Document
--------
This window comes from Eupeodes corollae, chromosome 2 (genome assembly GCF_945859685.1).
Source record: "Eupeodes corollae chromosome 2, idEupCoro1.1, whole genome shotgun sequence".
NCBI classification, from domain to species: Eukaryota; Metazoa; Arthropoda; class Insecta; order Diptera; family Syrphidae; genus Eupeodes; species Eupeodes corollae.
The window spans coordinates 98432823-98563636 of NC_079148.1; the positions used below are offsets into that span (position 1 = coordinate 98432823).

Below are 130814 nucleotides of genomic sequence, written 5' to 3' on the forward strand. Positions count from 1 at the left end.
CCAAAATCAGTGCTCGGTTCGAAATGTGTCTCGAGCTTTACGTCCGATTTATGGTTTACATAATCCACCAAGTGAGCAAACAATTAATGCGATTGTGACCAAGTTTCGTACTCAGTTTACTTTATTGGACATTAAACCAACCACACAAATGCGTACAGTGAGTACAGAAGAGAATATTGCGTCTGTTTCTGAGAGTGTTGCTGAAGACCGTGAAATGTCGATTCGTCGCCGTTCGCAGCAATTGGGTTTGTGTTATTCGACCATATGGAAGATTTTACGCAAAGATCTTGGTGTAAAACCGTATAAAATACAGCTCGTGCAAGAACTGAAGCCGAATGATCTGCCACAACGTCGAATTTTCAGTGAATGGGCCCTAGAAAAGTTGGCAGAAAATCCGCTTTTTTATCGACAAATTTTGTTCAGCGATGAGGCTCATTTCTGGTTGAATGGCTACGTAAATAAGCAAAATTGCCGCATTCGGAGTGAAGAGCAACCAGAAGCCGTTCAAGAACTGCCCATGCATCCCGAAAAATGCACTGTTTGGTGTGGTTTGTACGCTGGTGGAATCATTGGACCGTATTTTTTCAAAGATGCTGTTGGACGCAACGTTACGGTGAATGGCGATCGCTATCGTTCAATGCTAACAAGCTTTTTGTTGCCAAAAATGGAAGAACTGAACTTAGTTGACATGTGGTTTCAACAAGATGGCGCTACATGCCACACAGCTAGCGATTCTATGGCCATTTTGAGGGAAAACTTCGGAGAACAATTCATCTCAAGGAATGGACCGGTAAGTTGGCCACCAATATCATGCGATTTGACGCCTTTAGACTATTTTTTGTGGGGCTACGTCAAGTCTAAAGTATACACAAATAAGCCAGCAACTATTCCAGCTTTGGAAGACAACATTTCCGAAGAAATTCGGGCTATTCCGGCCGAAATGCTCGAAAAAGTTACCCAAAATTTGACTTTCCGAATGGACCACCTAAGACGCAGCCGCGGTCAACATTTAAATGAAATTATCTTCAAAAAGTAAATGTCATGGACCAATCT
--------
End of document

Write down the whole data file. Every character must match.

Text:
This window comes from Eupeodes corollae, chromosome 2 (genome assembly GCF_945859685.1).
Source record: "Eupeodes corollae chromosome 2, idEupCoro1.1, whole genome shotgun sequence".
NCBI classification, from domain to species: Eukaryota; Metazoa; Arthropoda; class Insecta; order Diptera; family Syrphidae; genus Eupeodes; species Eupeodes corollae.
The window spans coordinates 98432823-98563636 of NC_079148.1; the positions used below are offsets into that span (position 1 = coordinate 98432823).

Below are 130814 nucleotides of genomic sequence, written 5' to 3' on the forward strand. Positions count from 1 at the left end.
CCAAAATCAGTGCTCGGTTCGAAATGTGTCTCGAGCTTTACGTCCGATTTATGGTTTACATAATCCACCAAGTGAGCAAACAATTAATGCGATTGTGACCAAGTTTCGTACTCAGTTTACTTTATTGGACATTAAACCAACCACACAAATGCGTACAGTGAGTACAGAAGAGAATATTGCGTCTGTTTCTGAGAGTGTTGCTGAAGACCGTGAAATGTCGATTCGTCGCCGTTCGCAGCAATTGGGTTTGTGTTATTCGACCATATGGAAGATTTTACGCAAAGATCTTGGTGTAAAACCGTATAAAATACAGCTCGTGCAAGAACTGAAGCCGAATGATCTGCCACAACGTCGAATTTTCAGTGAATGGGCCCTAGAAAAGTTGGCAGAAAATCCGCTTTTTTATCGACAAATTTTGTTCAGCGATGAGGCTCATTTCTGGTTGAATGGCTACGTAAATAAGCAAAATTGCCGCATTCGGAGTGAAGAGCAACCAGAAGCCGTTCAAGAACTGCCCATGCATCCCGAAAAATGCACTGTTTGGTGTGGTTTGTACGCTGGTGGAATCATTGGACCGTATTTTTTCAAAGATGCTGTTGGACGCAACGTTACGGTGAATGGCGATCGCTATCGTTCAATGCTAACAAGCTTTTTGTTGCCAAAAATGGAAGAACTGAACTTAGTTGACATGTGGTTTCAACAAGATGGCGCTACATGCCACACAGCTAGCGATTCTATGGCCATTTTGAGGGAAAACTTCGGAGAACAATTCATCTCAAGGAATGGACCGGTAAGTTGGCCACCAATATCATGCGATTTGACGCCTTTAGACTATTTTTTGTGGGGCTACGTCAAGTCTAAAGTATACACAAATAAGCCAGCAACTATTCCAGCTTTGGAAGACAACATTTCCGAAGAAATTCGGGCTATTCCGGCCGAAATGCTCGAAAAAGTTACCCAAAATTTGACTTTCCGAATGGACCACCTAAGACGCAGCCGCGGTCAACATTTAAATGAAATTATCTTCAAAAAGTAAATGTCATGGACCAATCT